March 27, 2019 -- Sharon Thomas is often tired and knows it’s because she’s not getting enough sleep. Cutting back on screen time would help her get to bed earlier, she says, but she wonders whether the smartwatch she wants, a new bed, and a weighted blanket might help her get better rest.
But before buying any product, Thomas says, she’ll read online reviews, consider price points, and look at the products’ return policies.
“You always wonder, like, if this is a fad or does this have scientific proof that it really works,” says Thomas, a 41-year-old claims adjuster from Houston. “One product may work for someone, but it may not work for me.”
Sleep medicine experts may take heart in knowing that Thomas may not take the products’ claims at face value. For them, the surge in sleep-health technology is a double-edged sword.
On one hand, they’re grateful that white-noise machines, smart beds, gadgets that claim to track sleep, and other products have increased awareness of the importance of sleep in overall health. On the other, they argue, the vast majority of them don’t have the data to back up the claims their developers are making.
Some worry that people using apps or wearables may get wrong information about their sleep and stress over a problem they don’t have. Michael Grandner, PhD, director of the Sleep and Health Research Program at the University of Arizona College of Medicine, is among researchers and clinicians who worry that people with insomnia, sleep apnea, and other sleep disorders will turn to increasingly popular consumer products to treat a medical condition.
“It’s hard to know what a person in the general public should do [to properly vet products],” says Grandner, a member of a scientific advisory board for Fitbit, Nightfood, and other companies. “If you feel you need to rely on these things, know that there are other options out there.”
The Business of Sleep
The surge of sleep-health technology appears to coincide with the increase in studies on sleep and its connection to heart disease, diabetes, dementia, and other chronic conditions. Recent research suggests that in industrialized countries such as the United States, people aren’t getting a good night’s sleep.
According to the CDC, more than a third of American adults say they get less than 7 hours of sleep. CDC data from the last two decades show sleep apnea and insomnia have become common sleep disorders among American adults.
No surprise then that the sleep-health industry is big business. In a 2017 report, the consulting firm McKinsey & Company estimated the global sleep-health industry is worth $30 billion to $40 billion and will continue to grow at about 8% a year.
That may help explain why many sleep specialists are in the dark when it comes to the inner workings of the devices, apps, and other products consumers hope will help them sleep more and better.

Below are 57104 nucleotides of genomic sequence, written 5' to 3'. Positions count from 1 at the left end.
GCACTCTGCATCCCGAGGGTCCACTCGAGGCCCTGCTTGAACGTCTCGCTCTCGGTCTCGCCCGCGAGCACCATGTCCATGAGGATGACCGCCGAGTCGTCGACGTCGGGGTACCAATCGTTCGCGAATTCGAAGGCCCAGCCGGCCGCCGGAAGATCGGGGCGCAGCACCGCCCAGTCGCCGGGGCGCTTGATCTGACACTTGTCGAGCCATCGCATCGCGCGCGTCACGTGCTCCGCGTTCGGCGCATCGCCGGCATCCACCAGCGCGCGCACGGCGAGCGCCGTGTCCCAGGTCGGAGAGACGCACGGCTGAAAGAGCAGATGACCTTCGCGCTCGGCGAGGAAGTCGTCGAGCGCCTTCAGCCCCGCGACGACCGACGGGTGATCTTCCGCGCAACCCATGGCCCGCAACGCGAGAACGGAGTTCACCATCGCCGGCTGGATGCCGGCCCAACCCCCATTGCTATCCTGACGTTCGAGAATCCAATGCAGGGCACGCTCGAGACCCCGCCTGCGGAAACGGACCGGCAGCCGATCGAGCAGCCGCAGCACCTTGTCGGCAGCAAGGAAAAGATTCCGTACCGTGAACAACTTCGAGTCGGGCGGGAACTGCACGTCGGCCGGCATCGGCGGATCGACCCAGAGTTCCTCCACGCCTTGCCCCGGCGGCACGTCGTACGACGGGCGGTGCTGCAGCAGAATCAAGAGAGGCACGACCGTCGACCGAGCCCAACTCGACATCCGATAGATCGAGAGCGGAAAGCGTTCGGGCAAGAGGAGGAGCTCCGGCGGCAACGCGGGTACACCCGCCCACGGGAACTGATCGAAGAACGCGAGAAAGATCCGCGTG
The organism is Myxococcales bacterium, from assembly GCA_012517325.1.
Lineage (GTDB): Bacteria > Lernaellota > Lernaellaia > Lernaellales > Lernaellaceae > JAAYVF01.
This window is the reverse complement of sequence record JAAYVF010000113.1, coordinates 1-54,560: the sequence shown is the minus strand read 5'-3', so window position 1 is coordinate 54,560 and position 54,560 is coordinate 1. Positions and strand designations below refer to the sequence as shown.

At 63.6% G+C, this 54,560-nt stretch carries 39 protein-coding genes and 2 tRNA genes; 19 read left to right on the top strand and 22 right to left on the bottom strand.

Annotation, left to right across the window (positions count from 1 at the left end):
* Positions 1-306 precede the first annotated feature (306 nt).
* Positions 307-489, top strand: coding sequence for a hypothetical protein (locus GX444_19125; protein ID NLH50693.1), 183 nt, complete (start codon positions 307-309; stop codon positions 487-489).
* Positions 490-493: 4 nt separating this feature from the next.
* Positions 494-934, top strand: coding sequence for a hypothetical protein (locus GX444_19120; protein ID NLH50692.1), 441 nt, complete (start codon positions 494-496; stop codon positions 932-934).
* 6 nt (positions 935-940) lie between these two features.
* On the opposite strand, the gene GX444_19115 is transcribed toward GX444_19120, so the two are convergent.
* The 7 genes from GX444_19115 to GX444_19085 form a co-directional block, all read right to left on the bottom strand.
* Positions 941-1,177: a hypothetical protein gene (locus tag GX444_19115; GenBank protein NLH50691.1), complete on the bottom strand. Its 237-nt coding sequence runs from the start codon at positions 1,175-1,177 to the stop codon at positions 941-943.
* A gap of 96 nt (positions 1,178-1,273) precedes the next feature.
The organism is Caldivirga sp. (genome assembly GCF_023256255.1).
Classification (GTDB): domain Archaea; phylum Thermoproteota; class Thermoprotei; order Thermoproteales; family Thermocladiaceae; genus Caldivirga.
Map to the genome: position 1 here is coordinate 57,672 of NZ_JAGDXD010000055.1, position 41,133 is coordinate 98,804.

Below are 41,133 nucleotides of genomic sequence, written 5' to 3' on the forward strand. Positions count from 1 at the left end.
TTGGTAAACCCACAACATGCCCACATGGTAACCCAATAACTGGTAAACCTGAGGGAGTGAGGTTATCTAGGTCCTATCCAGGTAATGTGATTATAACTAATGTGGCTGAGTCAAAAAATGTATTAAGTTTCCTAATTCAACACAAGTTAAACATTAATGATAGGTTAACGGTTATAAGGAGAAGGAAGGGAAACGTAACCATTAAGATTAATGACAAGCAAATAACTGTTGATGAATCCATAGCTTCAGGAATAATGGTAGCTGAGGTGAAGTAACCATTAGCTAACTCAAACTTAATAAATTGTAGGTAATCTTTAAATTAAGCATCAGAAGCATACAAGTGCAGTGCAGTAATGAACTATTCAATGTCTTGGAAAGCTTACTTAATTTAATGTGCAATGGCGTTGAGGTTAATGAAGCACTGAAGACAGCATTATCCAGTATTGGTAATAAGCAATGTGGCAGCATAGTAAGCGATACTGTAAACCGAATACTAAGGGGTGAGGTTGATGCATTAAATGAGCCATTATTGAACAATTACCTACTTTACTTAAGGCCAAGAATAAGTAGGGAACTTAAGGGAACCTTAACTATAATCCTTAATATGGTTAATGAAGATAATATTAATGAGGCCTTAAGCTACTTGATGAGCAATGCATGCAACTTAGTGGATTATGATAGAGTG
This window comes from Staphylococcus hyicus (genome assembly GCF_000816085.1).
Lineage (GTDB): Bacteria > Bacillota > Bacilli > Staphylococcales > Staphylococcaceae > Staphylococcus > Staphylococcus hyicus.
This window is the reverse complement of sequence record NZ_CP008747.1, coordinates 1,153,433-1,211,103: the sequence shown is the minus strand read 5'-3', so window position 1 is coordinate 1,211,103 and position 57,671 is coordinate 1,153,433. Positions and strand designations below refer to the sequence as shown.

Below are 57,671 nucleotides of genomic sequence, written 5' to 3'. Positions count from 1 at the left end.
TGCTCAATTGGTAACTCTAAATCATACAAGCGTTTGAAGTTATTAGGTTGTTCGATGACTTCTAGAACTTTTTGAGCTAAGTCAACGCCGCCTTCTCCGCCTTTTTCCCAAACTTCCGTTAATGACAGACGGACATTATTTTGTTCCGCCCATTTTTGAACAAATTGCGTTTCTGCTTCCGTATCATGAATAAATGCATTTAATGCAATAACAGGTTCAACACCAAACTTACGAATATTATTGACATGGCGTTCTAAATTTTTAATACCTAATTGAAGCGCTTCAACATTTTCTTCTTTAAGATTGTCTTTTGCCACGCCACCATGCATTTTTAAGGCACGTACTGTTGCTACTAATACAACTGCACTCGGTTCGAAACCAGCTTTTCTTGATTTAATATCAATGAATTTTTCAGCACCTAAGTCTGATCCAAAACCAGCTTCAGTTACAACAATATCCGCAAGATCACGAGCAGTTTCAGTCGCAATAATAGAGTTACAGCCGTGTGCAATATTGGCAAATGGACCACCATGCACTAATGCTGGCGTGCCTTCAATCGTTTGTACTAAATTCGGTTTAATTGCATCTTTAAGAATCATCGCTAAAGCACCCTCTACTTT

Because the technology in the products is considered intellectual property, independent clinicians and researchers don’t have access to it to gauge if and how it works, says Seema Khosla, MD, medical director of the North Dakota Center for Sleep in Fargo. That also makes it difficult to assess whether the data products collect are accurate, says Khosla, who sees patients with insomnia, sleep apnea, and other disorders.
“We’re expected to put faith in an algorithm that we don’t understand,” says Khosla, chair of the technology committee of the American Academy of Sleep Medicine and the lead author of the academy’s position statement on sleep technology. “When we have this technology hidden in a black box, how much can I trust that?
Goal: Make Products That Help, Weed Out the Others
Sam Nicolino is the founder and chief executive officer of Adaptive Sound Technologies Inc., a Silicon Valley company that makes sleep sound machines. The electrical engineer says his company has done informal testing of his products but hasn’t participated in a clinical trial because they are expensive and time consuming.
“At some point, it really doesn’t make a lot of sense to go a whole lot further unless there’s a big opportunity, unless there’s a reason,” Nicolino says.
But Nicolino says it was important for sleep technology developers to collaborate with sleep specialists to create products that help people sleep -- and weed out the ones that don’t. He says he’s seen more efforts among his peers to reach out to sleep experts since he started the company 11 years ago.
As the industry keeps churning out new apps, blankets, aromatherapy products, beds, and more, Grandner and Khosla say they hope it does a better job at policing the marketing language. “Nobody really knows what they’re doing yet,” Grandner says. “We’re still figuring it out.”
Khosla says she’ll continue to keep up with products coming out because they are popular among her patients. But she says everyone should “focus on what makes sense: ‘I need to pay more attention to my sleep, I need to follow those proper sleep hygiene rules.’ It’s important for us to listen to what our bodies are telling us.”
That’s the sort of advice Thomas says her primary care doctor would give her. She says she should eat healthier, exercise more, not drink sodas at night, and make other changes to get more hours in bed and sleep well.
Perhaps her parents have been right all along.
“You know parents,” Thomas says. “They encourage me not to stay up so late.”